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for…in Loops in JavaScript – How to Use Them

The for…in loop in JavaScript loops over all of the properties in an object. This article will explain why and how to use it.

JavaScript Objects

JavaScript objects are a kind of variable which store the properties for an item you are representing in your code. For example, you may have a car object, which of which the make, year, model, and colour of a car are it’s properties. Each car object would have it’s own separate list of properties which define that car.

JavaScript objects can also be used as hash tables – providing similar functionality.

Why Loop Over Object Properties?

Being able to loop over the properties stored in an object is useful – you may simply want to inspect the contents of an object, or you may wish to update certain values in the object. For example, you may wish to take all of the properties of an object and join them into a single string so that the object can be represented as text only.

for…in Loop JavaScript Syntax

The for… in statement has the following syntax:


Note that:

  • OBJECT is the object of which the properties will be looped over
  • VARIABLE is the name of the variable which will be used to access each property of OBJECT as they are iterated over
    • This value will be the name of the property – not the value!
  • STATEMENTS are the statements that will be executed for each iteration (or loop)

for…in Code Examples

var myCar = {
    make: 'Ford',
    model: 'Pinto',
    colour: 'Red',
    year: '1982'

var carString = '';

for (prop in myCar){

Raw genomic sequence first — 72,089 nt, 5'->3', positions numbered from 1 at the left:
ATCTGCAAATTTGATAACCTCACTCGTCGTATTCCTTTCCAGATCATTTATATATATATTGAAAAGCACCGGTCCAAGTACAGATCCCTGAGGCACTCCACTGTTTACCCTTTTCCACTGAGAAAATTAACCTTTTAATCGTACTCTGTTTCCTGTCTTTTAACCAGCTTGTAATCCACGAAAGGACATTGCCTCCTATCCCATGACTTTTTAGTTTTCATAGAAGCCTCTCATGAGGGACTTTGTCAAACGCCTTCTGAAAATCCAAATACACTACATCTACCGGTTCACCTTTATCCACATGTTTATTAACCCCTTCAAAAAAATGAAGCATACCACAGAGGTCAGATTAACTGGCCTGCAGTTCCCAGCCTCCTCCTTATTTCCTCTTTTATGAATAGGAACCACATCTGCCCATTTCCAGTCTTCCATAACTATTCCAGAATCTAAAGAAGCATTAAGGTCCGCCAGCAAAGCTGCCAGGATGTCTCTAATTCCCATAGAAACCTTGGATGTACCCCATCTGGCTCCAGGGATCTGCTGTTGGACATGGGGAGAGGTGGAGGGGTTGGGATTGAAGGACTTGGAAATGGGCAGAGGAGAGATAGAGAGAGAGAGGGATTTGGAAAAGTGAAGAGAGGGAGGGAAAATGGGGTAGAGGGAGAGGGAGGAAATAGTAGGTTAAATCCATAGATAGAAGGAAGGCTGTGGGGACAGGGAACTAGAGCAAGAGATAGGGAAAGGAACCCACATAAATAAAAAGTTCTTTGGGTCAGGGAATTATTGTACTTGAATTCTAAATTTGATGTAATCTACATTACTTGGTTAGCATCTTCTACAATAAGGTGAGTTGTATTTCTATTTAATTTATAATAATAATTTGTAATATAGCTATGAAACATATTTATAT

carString += prop + ': ' + myCar[prop] + ',';


Above, the variable myCar is defined containing an object with some information about a car. An empty string variable is then defined carString which will have information about the car added to it.

The for…in loop iterates over each property in the myCar object. prop is the name given to the variable which will contain the name of each property of myCar as it is looped over.

In each iteration, carString is appended to using the += operator. The appended value is the name of the property, followed by the value of the property accessed by using myCar[prop] – remember, prop is always a string containing the name of the property currently being looped over.

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I'm Brad, and I'm nearing 20 years of experience with Linux. I've worked in just about every IT role there is before taking the leap into software development. Currently, I'm building desktop and web-based solutions with NodeJS and PHP hosted on Linux infrastructure. Visit my blog or find me on Twitter to see what I'm up to.

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